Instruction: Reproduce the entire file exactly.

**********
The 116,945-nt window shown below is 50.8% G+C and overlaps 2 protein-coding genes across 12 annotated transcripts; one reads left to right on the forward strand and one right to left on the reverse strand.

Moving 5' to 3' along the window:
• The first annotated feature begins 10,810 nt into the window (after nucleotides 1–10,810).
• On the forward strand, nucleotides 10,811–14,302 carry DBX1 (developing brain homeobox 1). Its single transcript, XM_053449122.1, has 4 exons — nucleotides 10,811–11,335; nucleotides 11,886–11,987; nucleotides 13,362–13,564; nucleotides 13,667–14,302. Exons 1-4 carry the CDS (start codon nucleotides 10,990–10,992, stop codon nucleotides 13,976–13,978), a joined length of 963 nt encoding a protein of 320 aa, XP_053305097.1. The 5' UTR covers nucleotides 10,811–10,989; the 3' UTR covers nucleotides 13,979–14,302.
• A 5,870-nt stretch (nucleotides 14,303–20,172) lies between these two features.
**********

The 116,945-nt window shown below is 50.8% G+C and overlaps 2 protein-coding genes across 12 annotated transcripts; one reads left to right on the forward strand and one right to left on the reverse strand.

Moving 5' to 3' along the window:
• The first annotated feature begins 10,810 nt into the window (after nucleotides 1–10,810).
• On the forward strand, nucleotides 10,811–14,302 carry DBX1 (developing brain homeobox 1). Its single transcript, XM_053449122.1, has 4 exons — nucleotides 10,811–11,335; nucleotides 11,886–11,987; nucleotides 13,362–13,564; nucleotides 13,667–14,302. Exons 1-4 carry the CDS (start codon nucleotides 10,990–10,992, stop codon nucleotides 13,976–13,978), a joined length of 963 nt encoding a protein of 320 aa, XP_053305097.1. The 5' UTR covers nucleotides 10,811–10,989; the 3' UTR covers nucleotides 13,979–14,302.
• A 5,870-nt stretch (nucleotides 14,303–20,172) lies between these two features.